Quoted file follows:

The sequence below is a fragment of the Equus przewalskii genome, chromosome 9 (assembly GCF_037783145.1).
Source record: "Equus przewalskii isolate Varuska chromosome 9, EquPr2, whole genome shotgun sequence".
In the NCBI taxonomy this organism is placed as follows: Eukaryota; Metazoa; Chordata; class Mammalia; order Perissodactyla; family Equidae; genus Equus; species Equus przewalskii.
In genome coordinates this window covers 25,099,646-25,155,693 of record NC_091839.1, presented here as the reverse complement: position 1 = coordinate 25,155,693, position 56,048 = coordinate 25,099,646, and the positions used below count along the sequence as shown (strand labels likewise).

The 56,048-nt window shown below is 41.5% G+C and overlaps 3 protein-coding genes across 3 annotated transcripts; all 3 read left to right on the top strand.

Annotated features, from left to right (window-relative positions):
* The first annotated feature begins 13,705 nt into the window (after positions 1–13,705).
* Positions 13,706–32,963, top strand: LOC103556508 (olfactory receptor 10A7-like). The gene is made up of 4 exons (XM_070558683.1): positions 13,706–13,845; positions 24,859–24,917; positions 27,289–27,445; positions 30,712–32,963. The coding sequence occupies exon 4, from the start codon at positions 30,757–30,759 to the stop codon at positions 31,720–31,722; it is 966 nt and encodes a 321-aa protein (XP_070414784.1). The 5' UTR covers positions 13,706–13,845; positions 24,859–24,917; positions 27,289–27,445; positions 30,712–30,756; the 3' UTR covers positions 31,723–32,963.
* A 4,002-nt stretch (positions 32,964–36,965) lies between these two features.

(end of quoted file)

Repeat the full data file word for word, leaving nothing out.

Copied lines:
The sequence below is a fragment of the Equus przewalskii genome, chromosome 9 (assembly GCF_037783145.1).
Source record: "Equus przewalskii isolate Varuska chromosome 9, EquPr2, whole genome shotgun sequence".
In the NCBI taxonomy this organism is placed as follows: Eukaryota; Metazoa; Chordata; class Mammalia; order Perissodactyla; family Equidae; genus Equus; species Equus przewalskii.
In genome coordinates this window covers 25,099,646-25,155,693 of record NC_091839.1, presented here as the reverse complement: position 1 = coordinate 25,155,693, position 56,048 = coordinate 25,099,646, and the positions used below count along the sequence as shown (strand labels likewise).

The 56,048-nt window shown below is 41.5% G+C and overlaps 3 protein-coding genes across 3 annotated transcripts; all 3 read left to right on the top strand.

Annotated features, from left to right (window-relative positions):
* The first annotated feature begins 13,705 nt into the window (after positions 1–13,705).
* Positions 13,706–32,963, top strand: LOC103556508 (olfactory receptor 10A7-like). The gene is made up of 4 exons (XM_070558683.1): positions 13,706–13,845; positions 24,859–24,917; positions 27,289–27,445; positions 30,712–32,963. The coding sequence occupies exon 4, from the start codon at positions 30,757–30,759 to the stop codon at positions 31,720–31,722; it is 966 nt and encodes a 321-aa protein (XP_070414784.1). The 5' UTR covers positions 13,706–13,845; positions 24,859–24,917; positions 27,289–27,445; positions 30,712–30,756; the 3' UTR covers positions 31,723–32,963.
* A 4,002-nt stretch (positions 32,964–36,965) lies between these two features.